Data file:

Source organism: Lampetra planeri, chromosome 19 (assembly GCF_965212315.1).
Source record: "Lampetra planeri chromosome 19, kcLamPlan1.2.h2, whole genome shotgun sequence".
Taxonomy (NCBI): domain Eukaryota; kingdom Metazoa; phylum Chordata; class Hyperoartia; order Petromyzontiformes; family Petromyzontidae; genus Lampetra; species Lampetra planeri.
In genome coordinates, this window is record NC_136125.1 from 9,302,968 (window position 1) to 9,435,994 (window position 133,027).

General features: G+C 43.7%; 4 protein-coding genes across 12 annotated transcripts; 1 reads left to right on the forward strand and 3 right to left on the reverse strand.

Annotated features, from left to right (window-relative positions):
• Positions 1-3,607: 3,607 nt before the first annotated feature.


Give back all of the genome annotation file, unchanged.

Source organism: Lampetra planeri, chromosome 19 (assembly GCF_965212315.1).
Source record: "Lampetra planeri chromosome 19, kcLamPlan1.2.h2, whole genome shotgun sequence".
Taxonomy (NCBI): domain Eukaryota; kingdom Metazoa; phylum Chordata; class Hyperoartia; order Petromyzontiformes; family Petromyzontidae; genus Lampetra; species Lampetra planeri.
In genome coordinates, this window is record NC_136125.1 from 9,302,968 (window position 1) to 9,435,994 (window position 133,027).

General features: G+C 43.7%; 4 protein-coding genes across 12 annotated transcripts; 1 reads left to right on the forward strand and 3 right to left on the reverse strand.

Annotated features, from left to right (window-relative positions):
• Positions 1-3,607: 3,607 nt before the first annotated feature.